Figure 3
Figure 3
Schematic representation of apoptotic events. The two main pathways of apoptosis are extrinsic and intrinsic as well as a perforin/granzyme pathway. Each requires specific triggering signals to begin an energy-dependent cascade of molecular events. Each pathway activates its own initiator caspase (8, 9, 10) which in turn will activate the executioner caspase-3. However, granzyme A works in a caspase-independent fashion. The execution pathway results in characteristic cytomorphological features including cell shrinkage, chromatin condensation, formation of cytoplasmic blebs and apoptotic bodies and finally phagocytosis of the apoptotic bodies by adjacent parenchymal cells, neoplastic cells or macrophages.
Figure 4
Figure 4
There are many ways of detecting apoptosis at different stages on histological sections. One commonly used method is called TUNEL (Terminal deoxynucleotidyl Transferase Biotin-dUTP Nick End Labeling). One of the major characteristics of apoptosis is the degradation of DNA after the activation of Ca/Mg dependent endonucleases. This DNA cleavage leads to strand breaks within the DNA. However, necrosis can also result in similar DNA cleavage. Therefore an additional method should be used to confirm apoptosis. The TUNEL method identifies cells with DNA strand breaks in situ by using terminal deoxynucleotidyl transferase (TdT) to transfer biotin-dUTP to the cleaved ends of the DNA. The biotin-labeled cleavage sites are then detected by reaction with HRP (horse radish peroxidase) conjugated streptavidin and visualized by DAB (diaminobenzidine), which gives a brown color. The tissue is typically counterstained with Toluidine blue to allow evaluation of tissue architecture. Figure 4A a photomicrograph of a section of testes from a B6C3F1 mouse that was in a National Toxicology Program bioassay. The TUNEL assay was used on this section of tissue to detect apoptotic cells. The seminiferous tubule is cut in cross section and has sperm, spermatogonia and spermatocytes in various stages of development. The arrows point to labeled (dark brown) apoptotic spermatogonia in the basal layer of the seminiferous epithelium. Figure 4B is an image of myocardium from 14 week-old rat treated with ephedrine (25 mg/kg) and caffeine (30 mg/kg). There are multiple apoptotic cells that have stained brown with the TUNEL method (arrows).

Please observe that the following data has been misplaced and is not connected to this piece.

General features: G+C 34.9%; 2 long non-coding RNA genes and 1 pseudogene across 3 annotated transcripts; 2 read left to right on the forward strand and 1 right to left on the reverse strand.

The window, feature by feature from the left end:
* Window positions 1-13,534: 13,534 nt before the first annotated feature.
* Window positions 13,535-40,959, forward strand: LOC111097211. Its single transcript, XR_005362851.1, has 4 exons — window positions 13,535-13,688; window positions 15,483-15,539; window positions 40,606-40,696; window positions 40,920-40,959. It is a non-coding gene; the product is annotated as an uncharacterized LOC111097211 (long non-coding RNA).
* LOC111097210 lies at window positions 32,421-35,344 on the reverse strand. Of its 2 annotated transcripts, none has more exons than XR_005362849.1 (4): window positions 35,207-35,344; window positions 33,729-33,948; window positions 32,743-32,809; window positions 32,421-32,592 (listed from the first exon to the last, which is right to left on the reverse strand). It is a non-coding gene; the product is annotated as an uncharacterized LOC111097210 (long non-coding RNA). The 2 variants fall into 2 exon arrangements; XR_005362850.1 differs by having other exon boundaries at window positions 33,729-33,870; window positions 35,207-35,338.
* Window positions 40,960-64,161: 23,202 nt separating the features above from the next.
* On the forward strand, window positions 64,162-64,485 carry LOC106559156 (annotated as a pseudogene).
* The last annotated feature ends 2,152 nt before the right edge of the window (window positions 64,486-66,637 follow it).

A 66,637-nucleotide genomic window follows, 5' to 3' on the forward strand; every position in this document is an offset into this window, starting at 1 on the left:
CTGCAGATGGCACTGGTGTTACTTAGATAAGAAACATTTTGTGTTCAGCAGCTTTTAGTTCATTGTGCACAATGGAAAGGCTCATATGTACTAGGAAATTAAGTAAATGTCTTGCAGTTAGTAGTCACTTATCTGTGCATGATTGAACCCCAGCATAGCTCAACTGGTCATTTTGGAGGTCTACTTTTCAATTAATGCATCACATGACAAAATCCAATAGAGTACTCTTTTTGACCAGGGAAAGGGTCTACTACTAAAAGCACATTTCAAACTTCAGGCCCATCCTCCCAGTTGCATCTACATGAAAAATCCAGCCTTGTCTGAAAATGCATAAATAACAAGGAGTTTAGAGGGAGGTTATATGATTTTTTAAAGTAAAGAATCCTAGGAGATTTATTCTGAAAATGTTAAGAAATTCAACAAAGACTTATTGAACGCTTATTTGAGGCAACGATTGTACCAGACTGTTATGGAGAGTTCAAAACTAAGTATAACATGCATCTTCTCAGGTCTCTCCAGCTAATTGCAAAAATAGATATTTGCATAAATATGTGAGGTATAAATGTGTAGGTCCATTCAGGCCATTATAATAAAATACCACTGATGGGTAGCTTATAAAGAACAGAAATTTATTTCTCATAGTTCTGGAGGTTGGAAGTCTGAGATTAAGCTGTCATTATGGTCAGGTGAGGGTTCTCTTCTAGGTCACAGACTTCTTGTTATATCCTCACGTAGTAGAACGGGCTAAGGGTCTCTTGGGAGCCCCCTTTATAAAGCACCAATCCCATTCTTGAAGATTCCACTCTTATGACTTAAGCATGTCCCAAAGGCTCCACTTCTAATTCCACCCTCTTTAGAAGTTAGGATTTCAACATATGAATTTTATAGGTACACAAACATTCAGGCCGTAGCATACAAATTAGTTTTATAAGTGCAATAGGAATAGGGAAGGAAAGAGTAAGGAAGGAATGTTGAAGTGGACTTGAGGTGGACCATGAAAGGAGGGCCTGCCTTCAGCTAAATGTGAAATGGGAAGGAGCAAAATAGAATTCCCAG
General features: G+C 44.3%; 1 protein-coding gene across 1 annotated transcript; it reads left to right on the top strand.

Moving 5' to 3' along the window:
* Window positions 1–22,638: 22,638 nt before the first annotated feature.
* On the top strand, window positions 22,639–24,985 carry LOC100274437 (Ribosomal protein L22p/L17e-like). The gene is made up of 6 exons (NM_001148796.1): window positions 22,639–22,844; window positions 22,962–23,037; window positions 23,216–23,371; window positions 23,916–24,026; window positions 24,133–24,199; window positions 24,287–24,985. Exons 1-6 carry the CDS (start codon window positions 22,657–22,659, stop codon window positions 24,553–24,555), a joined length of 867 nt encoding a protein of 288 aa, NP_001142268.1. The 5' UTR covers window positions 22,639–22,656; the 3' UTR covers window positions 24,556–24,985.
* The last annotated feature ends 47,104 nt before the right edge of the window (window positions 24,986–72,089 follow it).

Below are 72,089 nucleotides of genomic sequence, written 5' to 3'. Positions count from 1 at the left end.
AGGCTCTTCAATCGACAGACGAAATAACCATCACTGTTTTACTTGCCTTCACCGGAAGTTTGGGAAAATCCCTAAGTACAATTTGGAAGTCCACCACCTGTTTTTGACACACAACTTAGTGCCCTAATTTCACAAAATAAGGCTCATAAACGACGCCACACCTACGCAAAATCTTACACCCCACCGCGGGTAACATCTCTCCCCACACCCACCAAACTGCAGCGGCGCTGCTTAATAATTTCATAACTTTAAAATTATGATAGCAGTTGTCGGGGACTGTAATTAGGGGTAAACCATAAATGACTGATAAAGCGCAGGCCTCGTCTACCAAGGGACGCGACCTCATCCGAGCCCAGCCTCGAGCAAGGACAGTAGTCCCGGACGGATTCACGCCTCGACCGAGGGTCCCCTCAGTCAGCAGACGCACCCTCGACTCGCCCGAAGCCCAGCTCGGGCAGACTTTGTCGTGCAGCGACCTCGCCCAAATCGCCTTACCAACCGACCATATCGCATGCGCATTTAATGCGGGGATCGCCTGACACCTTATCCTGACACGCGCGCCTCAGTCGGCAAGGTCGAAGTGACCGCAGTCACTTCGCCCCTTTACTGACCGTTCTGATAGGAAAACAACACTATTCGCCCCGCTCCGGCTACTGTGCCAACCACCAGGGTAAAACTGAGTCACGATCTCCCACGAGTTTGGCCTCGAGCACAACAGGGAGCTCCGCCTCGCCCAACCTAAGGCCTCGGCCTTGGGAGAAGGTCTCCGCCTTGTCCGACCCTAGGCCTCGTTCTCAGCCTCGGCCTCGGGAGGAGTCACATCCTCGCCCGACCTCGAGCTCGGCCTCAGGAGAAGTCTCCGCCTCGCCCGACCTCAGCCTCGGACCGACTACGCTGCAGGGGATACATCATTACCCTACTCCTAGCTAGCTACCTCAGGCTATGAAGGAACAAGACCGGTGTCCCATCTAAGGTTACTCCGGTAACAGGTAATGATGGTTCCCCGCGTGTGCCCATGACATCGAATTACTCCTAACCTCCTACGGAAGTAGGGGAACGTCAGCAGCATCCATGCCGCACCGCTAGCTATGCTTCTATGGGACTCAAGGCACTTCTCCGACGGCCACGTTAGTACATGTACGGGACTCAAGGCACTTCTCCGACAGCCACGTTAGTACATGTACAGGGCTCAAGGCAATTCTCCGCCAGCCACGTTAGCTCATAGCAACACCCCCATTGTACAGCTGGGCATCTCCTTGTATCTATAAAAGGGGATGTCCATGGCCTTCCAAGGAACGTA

Figure 5
Figure 5
When histological changes suggestive of apoptosis are detected in H&E stained tissues (i.e., Figure 1B), confirmation of apoptosis can be obtained with a variety of additional stains. The images in Figure 5 are of myocardium from 14-week-old rats treated with ephedrine (25 mg/kg) and caffeine (30 mg/kg). Figure 5A is the interventricular septum stained by anti-phospho-H2A.X, a histone variant that becomes phosphorylated during apoptosis; note the strongly stained apoptotic bodies (arrows). Figure 5B demonstrates the negative control of the same section shown in (A); nonimmune rabbit IgG was used at equivalent conditions in place of the primary antibody. Note the unstained apoptotic bodies (arrows). Figure 5C illustrates cleaved caspase-3 staining for apoptosis revealing the presence of intracytoplasmic positive myofibers (small arrows) located in the interventricular septum; large arrow indicates an apoptotic body. Figure 5D is a negative control of the same heart demonstrated in 5C. The small arrows demonstrate degenerating myofibers; large arrows indicate apoptotic bodies. Nyska et al., 2005, by permission 2 of Oxford University Press.